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Fountains of Wayne

John Wayne died 32 years ago, but he’s still one of the most popular actors in America: number three on the most recent (2010) Harris Poll, following Johnny Depp and Denzel Washington. He’s also the only (forcibly) retired actor in the top ten, and well as the only star to make the list every year since 1994.

And with this week’s surge of pre-Father’s Day releases, he may be the classic star best represented on Blu-ray: new to the market are “The Horse Soldiers” (John Ford, 1959) and “The Comancheros” (Michael Curtiz, with an assist from Wayne, 1961), both from Fox/MGM, and two late efforts from Paramount, “Rio Lobo” (the final film signed by Howard Hawks, 1970) and “Big Jake” (the final film signed by George Sherman, though again Wayne is said to have taken over for the aging director). Hurried considerations of all four in this week’s New York Times column, as well as some speculations on the evolution of Wayne’s image over his fifty year career.

140 comments to Fountains of Wayne

  • Barry Putterman

    Robert, I did not and have not yet listened to the radio episodes of “Gunsmoke” (which not only starred William Conrad as Matt Dillon, but featured the late, great Parley Baer as Chester Goode), but I know that I must. For the radio show was also produced by Norman MacDonnell and written by John Mesten, who, along with writer Kathleen Hite, were the backbone of the television episodes as well

    And that underlines the necessity of thoroughly knowing network radio history in order to fully understand its central role in creating television history, not only in specific cases such as “Gunsmoke” or Jack Benny, or “The Life of Riley,” but in general genre themes and structures as well.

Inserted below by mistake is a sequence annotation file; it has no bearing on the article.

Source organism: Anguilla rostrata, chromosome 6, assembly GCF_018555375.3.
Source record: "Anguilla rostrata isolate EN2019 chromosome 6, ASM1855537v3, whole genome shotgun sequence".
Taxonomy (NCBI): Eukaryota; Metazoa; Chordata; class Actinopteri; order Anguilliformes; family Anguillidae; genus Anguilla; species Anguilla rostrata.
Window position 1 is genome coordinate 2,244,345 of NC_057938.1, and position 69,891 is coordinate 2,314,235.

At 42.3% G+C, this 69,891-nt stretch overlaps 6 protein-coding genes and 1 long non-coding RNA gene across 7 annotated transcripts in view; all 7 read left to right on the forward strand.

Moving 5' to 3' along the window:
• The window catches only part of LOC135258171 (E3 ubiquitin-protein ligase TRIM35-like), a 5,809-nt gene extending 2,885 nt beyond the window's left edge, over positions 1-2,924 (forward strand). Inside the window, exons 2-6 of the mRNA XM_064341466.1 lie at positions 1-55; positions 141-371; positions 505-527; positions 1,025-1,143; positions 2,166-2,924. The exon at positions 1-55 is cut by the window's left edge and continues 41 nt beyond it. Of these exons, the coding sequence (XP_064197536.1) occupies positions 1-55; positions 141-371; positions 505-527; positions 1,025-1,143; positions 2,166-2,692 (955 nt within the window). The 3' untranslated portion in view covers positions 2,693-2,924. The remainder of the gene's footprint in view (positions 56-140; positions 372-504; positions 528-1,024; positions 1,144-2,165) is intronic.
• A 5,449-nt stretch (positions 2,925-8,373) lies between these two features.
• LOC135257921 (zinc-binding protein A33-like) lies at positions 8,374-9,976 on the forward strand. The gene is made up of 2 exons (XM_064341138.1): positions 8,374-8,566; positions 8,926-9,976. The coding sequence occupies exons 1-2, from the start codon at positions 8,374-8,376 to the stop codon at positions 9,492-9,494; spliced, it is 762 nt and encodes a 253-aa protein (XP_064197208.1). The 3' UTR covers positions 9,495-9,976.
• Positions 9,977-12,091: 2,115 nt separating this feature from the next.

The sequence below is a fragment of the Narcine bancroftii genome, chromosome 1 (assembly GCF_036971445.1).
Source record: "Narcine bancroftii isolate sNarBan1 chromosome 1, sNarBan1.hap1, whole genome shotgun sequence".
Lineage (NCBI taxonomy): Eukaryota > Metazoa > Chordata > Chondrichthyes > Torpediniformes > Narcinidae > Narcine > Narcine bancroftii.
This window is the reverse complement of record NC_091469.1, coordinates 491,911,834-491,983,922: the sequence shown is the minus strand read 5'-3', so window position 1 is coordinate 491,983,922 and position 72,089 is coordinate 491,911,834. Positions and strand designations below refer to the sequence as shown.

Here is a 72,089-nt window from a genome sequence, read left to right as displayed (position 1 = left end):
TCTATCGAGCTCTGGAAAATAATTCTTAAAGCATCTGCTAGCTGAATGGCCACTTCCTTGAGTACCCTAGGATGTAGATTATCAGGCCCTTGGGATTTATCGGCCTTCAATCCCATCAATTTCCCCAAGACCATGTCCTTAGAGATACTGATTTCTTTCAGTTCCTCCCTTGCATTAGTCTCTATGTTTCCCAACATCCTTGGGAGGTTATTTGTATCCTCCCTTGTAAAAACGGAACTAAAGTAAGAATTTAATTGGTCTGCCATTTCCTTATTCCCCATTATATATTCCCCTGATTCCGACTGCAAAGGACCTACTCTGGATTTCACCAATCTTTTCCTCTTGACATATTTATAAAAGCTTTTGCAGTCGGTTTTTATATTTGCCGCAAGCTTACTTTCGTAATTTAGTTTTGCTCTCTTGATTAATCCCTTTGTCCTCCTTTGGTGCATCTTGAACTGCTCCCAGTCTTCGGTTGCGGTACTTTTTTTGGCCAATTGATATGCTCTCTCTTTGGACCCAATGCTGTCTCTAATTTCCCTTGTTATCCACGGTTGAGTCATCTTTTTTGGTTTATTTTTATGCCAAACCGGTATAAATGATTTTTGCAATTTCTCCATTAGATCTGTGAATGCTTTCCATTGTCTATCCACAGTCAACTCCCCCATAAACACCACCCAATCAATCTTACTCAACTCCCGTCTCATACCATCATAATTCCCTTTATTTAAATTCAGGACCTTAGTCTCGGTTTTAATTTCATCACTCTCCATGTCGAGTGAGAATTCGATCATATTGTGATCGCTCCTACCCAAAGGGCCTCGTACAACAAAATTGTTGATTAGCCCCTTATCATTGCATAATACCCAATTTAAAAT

By the way, as I understand it, Merian Cooper was probably also shouting “Communists!” at that some point.

  • Barry Putterman

    Blake, I just saw your post and I must say that your questions about “Gunsmoke” are one which are constantly with me. How did they manage to portray this vision of life in the context of network television and become so enormously popular through it. It really wasn’t the times. The two shows which I think successfully modeled themselves on “Gunsmoke” and its viewpoint, “The Westerner” and the 1960 “Outlaws,” were both commercial failures.

    The shortest of shorthands I can give for this is that the show created a Fordian community of a town and a Hawksian family of continuing characters, and with that as an audience friendly foundation went on to examine a world view of bleak isolation, lonesomeness and tragedy. If it helps to give you any kind of perspective, I’ve always thought of “The Andy Griffith Show” as “Gunsmoke” re-imagined as a sitcom.

  • Patrick Henry

    In a Mill Creek potpourri, “Ultimate TV Westerns,” I recently came upon a “Bat Masterson” episode, “Stampede at Tent City,” which guest-stars William Conrad, Joan Marshall (aka Jean Arless in HOMICIDAL; here she’s much more appealing) and James Best–a sort of a vest pocket version of THE OX-BOW INCIDENT. Directed and co-written by one David Friedkin, it’s unusally good.

  • “I remember a show where Matt and Chester are pursuing the outlaws and finally find them and, out of sight of them, have them covered. Chester asked Matt “What are we going to do, Mister Dillon?” And Matt said “We’re going to kill them Chester.” Just barely surprised Chester nodded in assent as I recall and on Matt’s signal they open fire and simply shoot and kill all the outlaws.”

    “Gunsmoke” was neo-conservative godfather Leo Strauss’s favorite TV show:

    Stanley Rosen, Pupil of Leo Strauss:

    “Strauss was a great fan of American television. Gunsmoke was his great favorite, and he would hurry home from the seminar, which would end at, you know, 5:30 or so, and have a quick dinner so he could be at his seat before the television set when Gunsmoke came on. And he felt that this was good, this show. This had a salutary effect on the American public, because it showed the conflict between good and evil in a way that would be immediately intelligible to everyone.”